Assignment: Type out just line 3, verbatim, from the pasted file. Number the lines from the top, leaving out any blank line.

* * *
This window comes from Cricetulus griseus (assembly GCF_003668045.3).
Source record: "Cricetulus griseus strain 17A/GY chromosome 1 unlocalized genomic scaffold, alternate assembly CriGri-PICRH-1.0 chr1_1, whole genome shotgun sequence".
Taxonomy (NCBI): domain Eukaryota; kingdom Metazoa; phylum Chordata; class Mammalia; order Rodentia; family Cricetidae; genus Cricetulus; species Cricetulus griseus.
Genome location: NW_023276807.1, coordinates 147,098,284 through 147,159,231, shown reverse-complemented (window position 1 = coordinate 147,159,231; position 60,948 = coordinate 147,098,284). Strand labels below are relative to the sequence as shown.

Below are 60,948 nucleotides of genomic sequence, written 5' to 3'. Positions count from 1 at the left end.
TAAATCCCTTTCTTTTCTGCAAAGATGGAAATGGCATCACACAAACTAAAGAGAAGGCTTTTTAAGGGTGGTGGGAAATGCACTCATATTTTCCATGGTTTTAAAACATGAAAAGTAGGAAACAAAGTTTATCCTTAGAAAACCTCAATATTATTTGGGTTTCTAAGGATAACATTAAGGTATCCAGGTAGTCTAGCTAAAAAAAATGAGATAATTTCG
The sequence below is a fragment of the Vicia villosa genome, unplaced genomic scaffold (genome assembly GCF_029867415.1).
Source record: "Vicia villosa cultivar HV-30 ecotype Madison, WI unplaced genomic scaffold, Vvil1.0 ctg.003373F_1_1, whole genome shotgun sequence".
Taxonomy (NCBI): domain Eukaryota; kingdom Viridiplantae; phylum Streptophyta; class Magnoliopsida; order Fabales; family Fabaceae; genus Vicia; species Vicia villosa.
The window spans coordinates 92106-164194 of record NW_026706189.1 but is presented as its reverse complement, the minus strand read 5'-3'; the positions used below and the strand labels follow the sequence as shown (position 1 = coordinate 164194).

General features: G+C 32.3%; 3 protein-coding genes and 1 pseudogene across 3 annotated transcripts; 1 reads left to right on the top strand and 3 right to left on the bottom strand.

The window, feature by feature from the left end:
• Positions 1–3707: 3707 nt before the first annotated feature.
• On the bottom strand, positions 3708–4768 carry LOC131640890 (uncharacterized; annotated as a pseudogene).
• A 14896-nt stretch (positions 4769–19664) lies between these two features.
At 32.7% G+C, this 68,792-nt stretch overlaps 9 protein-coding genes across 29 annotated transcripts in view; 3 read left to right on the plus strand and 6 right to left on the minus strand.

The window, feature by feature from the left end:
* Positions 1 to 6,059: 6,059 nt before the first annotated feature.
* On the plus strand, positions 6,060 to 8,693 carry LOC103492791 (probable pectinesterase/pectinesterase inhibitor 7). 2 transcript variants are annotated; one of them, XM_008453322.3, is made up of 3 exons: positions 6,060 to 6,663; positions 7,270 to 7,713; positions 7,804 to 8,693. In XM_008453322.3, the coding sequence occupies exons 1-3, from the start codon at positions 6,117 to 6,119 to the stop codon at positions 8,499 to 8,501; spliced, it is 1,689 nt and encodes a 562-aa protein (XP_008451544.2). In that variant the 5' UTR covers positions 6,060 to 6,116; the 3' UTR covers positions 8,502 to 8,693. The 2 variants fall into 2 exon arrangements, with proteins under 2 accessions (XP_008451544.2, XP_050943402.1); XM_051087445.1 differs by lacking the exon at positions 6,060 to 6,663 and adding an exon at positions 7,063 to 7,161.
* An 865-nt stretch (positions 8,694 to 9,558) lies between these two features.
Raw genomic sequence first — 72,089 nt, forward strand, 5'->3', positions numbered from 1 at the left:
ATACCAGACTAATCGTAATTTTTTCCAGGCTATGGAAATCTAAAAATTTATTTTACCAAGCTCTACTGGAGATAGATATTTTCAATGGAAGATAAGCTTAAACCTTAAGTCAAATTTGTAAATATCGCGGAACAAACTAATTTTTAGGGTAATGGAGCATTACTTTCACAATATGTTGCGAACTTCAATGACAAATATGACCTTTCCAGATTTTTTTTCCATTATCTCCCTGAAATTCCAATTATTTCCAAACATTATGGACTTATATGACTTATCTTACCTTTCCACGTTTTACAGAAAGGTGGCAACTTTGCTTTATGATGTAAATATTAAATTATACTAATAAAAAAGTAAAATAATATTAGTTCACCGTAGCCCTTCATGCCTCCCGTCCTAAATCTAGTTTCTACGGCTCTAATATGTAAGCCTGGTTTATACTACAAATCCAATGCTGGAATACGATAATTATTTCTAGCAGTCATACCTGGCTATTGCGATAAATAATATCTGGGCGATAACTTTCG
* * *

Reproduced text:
Taxonomy (NCBI): domain Eukaryota; kingdom Metazoa; phylum Chordata; class Mammalia; order Rodentia; family Cricetidae; genus Cricetulus; species Cricetulus griseus.